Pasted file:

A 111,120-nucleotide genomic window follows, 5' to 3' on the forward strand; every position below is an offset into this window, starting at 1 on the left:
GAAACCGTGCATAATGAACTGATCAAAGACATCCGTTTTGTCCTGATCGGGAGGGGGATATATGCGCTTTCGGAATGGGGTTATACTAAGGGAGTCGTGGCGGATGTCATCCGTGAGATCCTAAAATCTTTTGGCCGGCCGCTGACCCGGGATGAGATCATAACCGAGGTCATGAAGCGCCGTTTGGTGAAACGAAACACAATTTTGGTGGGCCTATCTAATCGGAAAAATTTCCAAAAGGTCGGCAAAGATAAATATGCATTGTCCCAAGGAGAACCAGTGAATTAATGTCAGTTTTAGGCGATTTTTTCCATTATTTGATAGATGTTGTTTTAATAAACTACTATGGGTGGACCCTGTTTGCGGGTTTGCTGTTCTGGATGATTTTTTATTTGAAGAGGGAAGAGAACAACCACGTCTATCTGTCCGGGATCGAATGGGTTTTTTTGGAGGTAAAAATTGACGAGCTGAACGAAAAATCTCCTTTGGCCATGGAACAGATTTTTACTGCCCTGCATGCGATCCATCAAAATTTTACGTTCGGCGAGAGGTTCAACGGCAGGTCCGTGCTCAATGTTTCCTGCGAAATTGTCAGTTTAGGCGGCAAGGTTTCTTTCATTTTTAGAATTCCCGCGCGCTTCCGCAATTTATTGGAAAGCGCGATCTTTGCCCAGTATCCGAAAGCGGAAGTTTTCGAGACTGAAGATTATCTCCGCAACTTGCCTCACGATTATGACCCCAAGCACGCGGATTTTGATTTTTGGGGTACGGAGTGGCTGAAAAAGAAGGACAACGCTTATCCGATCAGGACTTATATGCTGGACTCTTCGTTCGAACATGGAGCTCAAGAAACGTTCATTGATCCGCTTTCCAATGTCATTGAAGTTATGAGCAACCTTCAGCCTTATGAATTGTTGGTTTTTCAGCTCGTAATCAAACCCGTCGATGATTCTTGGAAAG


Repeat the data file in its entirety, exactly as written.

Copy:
A 111,120-nucleotide genomic window follows, 5' to 3' on the forward strand; every position below is an offset into this window, starting at 1 on the left:
GAAACCGTGCATAATGAACTGATCAAAGACATCCGTTTTGTCCTGATCGGGAGGGGGATATATGCGCTTTCGGAATGGGGTTATACTAAGGGAGTCGTGGCGGATGTCATCCGTGAGATCCTAAAATCTTTTGGCCGGCCGCTGACCCGGGATGAGATCATAACCGAGGTCATGAAGCGCCGTTTGGTGAAACGAAACACAATTTTGGTGGGCCTATCTAATCGGAAAAATTTCCAAAAGGTCGGCAAAGATAAATATGCATTGTCCCAAGGAGAACCAGTGAATTAATGTCAGTTTTAGGCGATTTTTTCCATTATTTGATAGATGTTGTTTTAATAAACTACTATGGGTGGACCCTGTTTGCGGGTTTGCTGTTCTGGATGATTTTTTATTTGAAGAGGGAAGAGAACAACCACGTCTATCTGTCCGGGATCGAATGGGTTTTTTTGGAGGTAAAAATTGACGAGCTGAACGAAAAATCTCCTTTGGCCATGGAACAGATTTTTACTGCCCTGCATGCGATCCATCAAAATTTTACGTTCGGCGAGAGGTTCAACGGCAGGTCCGTGCTCAATGTTTCCTGCGAAATTGTCAGTTTAGGCGGCAAGGTTTCTTTCATTTTTAGAATTCCCGCGCGCTTCCGCAATTTATTGGAAAGCGCGATCTTTGCCCAGTATCCGAAAGCGGAAGTTTTCGAGACTGAAGATTATCTCCGCAACTTGCCTCACGATTATGACCCCAAGCACGCGGATTTTGATTTTTGGGGTACGGAGTGGCTGAAAAAGAAGGACAACGCTTATCCGATCAGGACTTATATGCTGGACTCTTCGTTCGAACATGGAGCTCAAGAAACGTTCATTGATCCGCTTTCCAATGTCATTGAAGTTATGAGCAACCTTCAGCCTTATGAATTGTTGGTTTTTCAGCTCGTAATCAAACCCGTCGATGATTCTTGGAAAG